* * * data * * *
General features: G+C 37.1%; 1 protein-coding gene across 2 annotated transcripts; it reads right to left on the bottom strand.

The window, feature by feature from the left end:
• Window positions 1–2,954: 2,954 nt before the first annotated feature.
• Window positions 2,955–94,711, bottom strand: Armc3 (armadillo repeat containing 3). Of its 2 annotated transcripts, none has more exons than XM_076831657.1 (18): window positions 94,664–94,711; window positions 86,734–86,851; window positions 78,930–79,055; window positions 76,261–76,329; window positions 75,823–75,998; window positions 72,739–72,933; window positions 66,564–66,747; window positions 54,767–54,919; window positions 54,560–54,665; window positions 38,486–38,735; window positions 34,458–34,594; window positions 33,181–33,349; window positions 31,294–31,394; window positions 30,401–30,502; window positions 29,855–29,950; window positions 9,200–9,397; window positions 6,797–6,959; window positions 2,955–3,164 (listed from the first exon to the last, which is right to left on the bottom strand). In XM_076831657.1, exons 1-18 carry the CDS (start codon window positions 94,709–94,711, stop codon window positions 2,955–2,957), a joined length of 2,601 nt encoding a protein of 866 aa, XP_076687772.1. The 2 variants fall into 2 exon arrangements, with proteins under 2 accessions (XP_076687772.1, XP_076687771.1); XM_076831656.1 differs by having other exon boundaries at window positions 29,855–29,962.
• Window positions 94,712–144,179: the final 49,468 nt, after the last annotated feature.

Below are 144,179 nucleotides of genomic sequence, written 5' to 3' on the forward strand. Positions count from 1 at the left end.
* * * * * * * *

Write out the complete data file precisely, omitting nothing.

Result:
General features: G+C 37.1%; 1 protein-coding gene across 2 annotated transcripts; it reads right to left on the bottom strand.

The window, feature by feature from the left end:
• Window positions 1–2,954: 2,954 nt before the first annotated feature.
• Window positions 2,955–94,711, bottom strand: Armc3 (armadillo repeat containing 3). Of its 2 annotated transcripts, none has more exons than XM_076831657.1 (18): window positions 94,664–94,711; window positions 86,734–86,851; window positions 78,930–79,055; window positions 76,261–76,329; window positions 75,823–75,998; window positions 72,739–72,933; window positions 66,564–66,747; window positions 54,767–54,919; window positions 54,560–54,665; window positions 38,486–38,735; window positions 34,458–34,594; window positions 33,181–33,349; window positions 31,294–31,394; window positions 30,401–30,502; window positions 29,855–29,950; window positions 9,200–9,397; window positions 6,797–6,959; window positions 2,955–3,164 (listed from the first exon to the last, which is right to left on the bottom strand). In XM_076831657.1, exons 1-18 carry the CDS (start codon window positions 94,709–94,711, stop codon window positions 2,955–2,957), a joined length of 2,601 nt encoding a protein of 866 aa, XP_076687772.1. The 2 variants fall into 2 exon arrangements, with proteins under 2 accessions (XP_076687772.1, XP_076687771.1); XM_076831656.1 differs by having other exon boundaries at window positions 29,855–29,962.
• Window positions 94,712–144,179: the final 49,468 nt, after the last annotated feature.

Below are 144,179 nucleotides of genomic sequence, written 5' to 3' on the forward strand. Positions count from 1 at the left end.